Panda Security Detects over 225,000 New Malware Strains Per Day in the First Quarter of the Year

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Malware creation sets new records, increases 40 percent over Q1 2014; CryptoLocker was responsible for the most destructive cyber-attacks. Cyber-criminals turned to direct extorsion, bogus giveaways on social networks and malicious SMS to trick users; The number of computer infections worldwide grew by 6 percent over the previous year

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We must never forget that cyber-criminals' sole motivation is money and information, and as our lives become more digital, we are more exposed to cyber-threats.

PandaLabs, Panda Security's antil-malware laboratory, today published its Quarterly Report for Q1, analyzing the IT security events and incidents from January through March 2015. The multinational security vendor detected over 225,000 new malware strains per day in the first quarter of the year, with peaks reaching 500,000. This record-breaking figure represents a 40 percent increase over Q1 2014, and is well above the average for the entire year, which stood at approximately 205,000 new malware samples per day.

As is usually the case, most of these specimens were variants of known malware conveniently modified by virus writers to evade detection by antivirus laboratories. Trojans continued to be the most common threat type, representing 72.75 percent of all new malware, and the main source of infections (76.05 percent of the total).

CryptoLocker remains the biggest threat
The first months of the year were dominated by ransomware attacks, especially CryptoLocker, and it is safe to say that ransomware has become cyber-criminals' preferred method to make money from companies' stolen information.

That was the case with ten companies in the oil and gas maritime transportation sector, which fell victim to this type of attack, as revealed by Panda Security in a report on a hacking campaign dubbed “Operation Oil Tanker: The Phantom Menace” which targeted oil tankers.

"In this particular case, the attackers didn't use any kind of malware, but legitimate files executed recurrently," explained Luis Corrons, Technical Director of PandaLabs at Panda Security.

Other popular attack methods exploited over the past quarter include social networks scams and mobile malware. One of the most notable scams made use of a fake $500 gift card giveaway on social network sites to trick users. The scam spread like wildfire. In just a few hours over 5,000 people had joined the event, and more than 124,000 invites had been sent out.

Meanwhile, Android was in the bullseye for mobile malware attacks more than ever, this time through malicious SMS messages.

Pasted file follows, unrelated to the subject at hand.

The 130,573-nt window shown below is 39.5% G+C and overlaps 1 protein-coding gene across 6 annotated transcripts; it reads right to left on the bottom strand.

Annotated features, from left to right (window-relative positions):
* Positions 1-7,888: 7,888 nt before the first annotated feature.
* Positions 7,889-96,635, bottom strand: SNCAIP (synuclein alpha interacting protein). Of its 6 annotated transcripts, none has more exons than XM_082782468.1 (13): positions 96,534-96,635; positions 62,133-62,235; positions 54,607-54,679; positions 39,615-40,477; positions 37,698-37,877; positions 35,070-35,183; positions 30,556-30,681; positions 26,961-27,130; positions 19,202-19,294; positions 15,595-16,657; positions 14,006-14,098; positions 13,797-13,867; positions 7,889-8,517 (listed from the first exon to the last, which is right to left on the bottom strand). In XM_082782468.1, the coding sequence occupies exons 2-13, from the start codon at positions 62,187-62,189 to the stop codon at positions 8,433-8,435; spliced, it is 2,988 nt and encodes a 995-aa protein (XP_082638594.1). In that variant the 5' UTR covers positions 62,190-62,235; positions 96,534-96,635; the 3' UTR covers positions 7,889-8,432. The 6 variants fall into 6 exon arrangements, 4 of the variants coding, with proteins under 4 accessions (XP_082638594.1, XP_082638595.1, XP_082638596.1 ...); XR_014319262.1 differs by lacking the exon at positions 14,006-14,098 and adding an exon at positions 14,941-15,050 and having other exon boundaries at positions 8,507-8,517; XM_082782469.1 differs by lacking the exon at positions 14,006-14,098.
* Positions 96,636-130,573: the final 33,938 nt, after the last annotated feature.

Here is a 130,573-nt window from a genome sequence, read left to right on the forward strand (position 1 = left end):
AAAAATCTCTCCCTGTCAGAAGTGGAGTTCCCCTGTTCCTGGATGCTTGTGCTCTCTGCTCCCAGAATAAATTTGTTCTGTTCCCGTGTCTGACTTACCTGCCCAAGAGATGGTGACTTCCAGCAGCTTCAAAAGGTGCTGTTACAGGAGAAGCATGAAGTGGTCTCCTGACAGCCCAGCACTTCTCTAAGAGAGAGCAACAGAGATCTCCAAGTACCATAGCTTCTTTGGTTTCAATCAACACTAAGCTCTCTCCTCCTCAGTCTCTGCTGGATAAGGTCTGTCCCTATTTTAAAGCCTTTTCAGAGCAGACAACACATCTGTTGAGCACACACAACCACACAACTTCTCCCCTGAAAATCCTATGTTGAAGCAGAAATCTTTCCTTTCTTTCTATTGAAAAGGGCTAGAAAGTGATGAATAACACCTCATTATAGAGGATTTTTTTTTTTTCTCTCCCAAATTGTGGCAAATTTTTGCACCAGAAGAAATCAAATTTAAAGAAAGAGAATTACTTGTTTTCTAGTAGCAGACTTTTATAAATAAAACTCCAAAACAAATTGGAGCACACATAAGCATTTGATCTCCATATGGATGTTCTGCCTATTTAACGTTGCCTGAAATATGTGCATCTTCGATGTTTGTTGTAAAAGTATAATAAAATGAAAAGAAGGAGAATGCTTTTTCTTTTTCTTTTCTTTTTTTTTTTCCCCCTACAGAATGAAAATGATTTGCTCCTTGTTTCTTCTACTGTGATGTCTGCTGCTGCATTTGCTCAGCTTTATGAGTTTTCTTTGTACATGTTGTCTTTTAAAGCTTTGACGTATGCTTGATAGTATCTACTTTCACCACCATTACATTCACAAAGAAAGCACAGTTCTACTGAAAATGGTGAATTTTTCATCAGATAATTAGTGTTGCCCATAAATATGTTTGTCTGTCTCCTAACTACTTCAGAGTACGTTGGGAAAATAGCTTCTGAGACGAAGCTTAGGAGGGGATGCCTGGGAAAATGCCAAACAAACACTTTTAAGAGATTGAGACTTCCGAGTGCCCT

China tops list of infections per country
The average number of infected PCs across the globe stands at 36.51 percent, up more than six percentage points compared to 2014. China once again led this ranking (48.01 percent of infected PCs), followed by Turkey (43.33 percent) and Peru (42.18 percent).

The list of least infected countries is dominated by European countries, the top one being Norway (22.07 percent of infected PCs). Other countries with a malware infection rate below the worldwide average include Denmark (28.18 percent), Finland (28.59 percent), Venezuela (33.35 percent) and USA (34.03 percent), among others.

"We must never forget that cyber-criminals' sole motivation is money and information, and as our lives become more digital, we are more exposed to cyber-threats. This year we can expect to see more ransomware attacks, as well as new scams spreading through social media and mobile applications”, concluded Corrons.

The full report is available here.

About Panda Security
Founded in 1990, Panda Security is the world's leading provider of cloud-based security solutions. With head offices in Spain, the company has direct presence in over 80 countries, products translated into more than 23 languages and millions of customers around the world. The company's mission is to simplify complexity, creating new and improved solutions to protect users´ digital lives.

As part of its Corporate Social Responsibility policy, Panda Security collaborates with The Stella Project, a program aimed at promoting the incorporation into the community and workplace of people with Down syndrome and other intellectual disabilities.

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Tim Hamilton
Panda Security
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